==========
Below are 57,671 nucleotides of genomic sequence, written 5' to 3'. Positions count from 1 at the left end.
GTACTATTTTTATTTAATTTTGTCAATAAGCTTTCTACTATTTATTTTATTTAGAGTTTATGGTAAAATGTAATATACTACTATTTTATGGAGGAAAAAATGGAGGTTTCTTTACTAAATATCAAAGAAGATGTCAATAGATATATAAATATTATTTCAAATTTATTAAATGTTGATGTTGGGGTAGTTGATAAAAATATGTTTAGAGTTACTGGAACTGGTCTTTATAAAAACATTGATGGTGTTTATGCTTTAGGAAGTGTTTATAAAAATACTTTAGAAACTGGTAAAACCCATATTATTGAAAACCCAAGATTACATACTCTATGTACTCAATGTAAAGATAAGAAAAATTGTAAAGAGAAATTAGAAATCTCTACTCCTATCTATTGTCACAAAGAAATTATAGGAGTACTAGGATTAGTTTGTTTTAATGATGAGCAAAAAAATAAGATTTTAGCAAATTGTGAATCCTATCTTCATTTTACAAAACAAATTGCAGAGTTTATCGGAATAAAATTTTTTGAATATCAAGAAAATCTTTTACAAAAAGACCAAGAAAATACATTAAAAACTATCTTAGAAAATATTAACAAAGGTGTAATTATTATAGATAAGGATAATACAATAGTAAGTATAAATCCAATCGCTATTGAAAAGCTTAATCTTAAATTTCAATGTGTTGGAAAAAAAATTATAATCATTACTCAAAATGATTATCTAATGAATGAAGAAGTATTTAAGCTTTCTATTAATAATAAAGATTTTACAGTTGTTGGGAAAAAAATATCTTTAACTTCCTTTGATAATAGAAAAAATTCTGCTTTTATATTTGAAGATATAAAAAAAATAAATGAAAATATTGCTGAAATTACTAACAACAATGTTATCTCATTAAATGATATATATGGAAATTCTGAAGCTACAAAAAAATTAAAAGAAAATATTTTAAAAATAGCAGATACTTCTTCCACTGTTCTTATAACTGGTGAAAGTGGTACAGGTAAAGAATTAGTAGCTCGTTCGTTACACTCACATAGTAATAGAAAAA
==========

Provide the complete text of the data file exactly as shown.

Below are 57,671 nucleotides of genomic sequence, written 5' to 3'. Positions count from 1 at the left end.
GTACTATTTTTATTTAATTTTGTCAATAAGCTTTCTACTATTTATTTTATTTAGAGTTTATGGTAAAATGTAATATACTACTATTTTATGGAGGAAAAAATGGAGGTTTCTTTACTAAATATCAAAGAAGATGTCAATAGATATATAAATATTATTTCAAATTTATTAAATGTTGATGTTGGGGTAGTTGATAAAAATATGTTTAGAGTTACTGGAACTGGTCTTTATAAAAACATTGATGGTGTTTATGCTTTAGGAAGTGTTTATAAAAATACTTTAGAAACTGGTAAAACCCATATTATTGAAAACCCAAGATTACATACTCTATGTACTCAATGTAAAGATAAGAAAAATTGTAAAGAGAAATTAGAAATCTCTACTCCTATCTATTGTCACAAAGAAATTATAGGAGTACTAGGATTAGTTTGTTTTAATGATGAGCAAAAAAATAAGATTTTAGCAAATTGTGAATCCTATCTTCATTTTACAAAACAAATTGCAGAGTTTATCGGAATAAAATTTTTTGAATATCAAGAAAATCTTTTACAAAAAGACCAAGAAAATACATTAAAAACTATCTTAGAAAATATTAACAAAGGTGTAATTATTATAGATAAGGATAATACAATAGTAAGTATAAATCCAATCGCTATTGAAAAGCTTAATCTTAAATTTCAATGTGTTGGAAAAAAAATTATAATCATTACTCAAAATGATTATCTAATGAATGAAGAAGTATTTAAGCTTTCTATTAATAATAAAGATTTTACAGTTGTTGGGAAAAAAATATCTTTAACTTCCTTTGATAATAGAAAAAATTCTGCTTTTATATTTGAAGATATAAAAAAAATAAATGAAAATATTGCTGAAATTACTAACAACAATGTTATCTCATTAAATGATATATATGGAAATTCTGAAGCTACAAAAAAATTAAAAGAAAATATTTTAAAAATAGCAGATACTTCTTCCACTGTTCTTATAACTGGTGAAAGTGGTACAGGTAAAGAATTAGTAGCTCGTTCGTTACACTCACATAGTAATAGAAAAA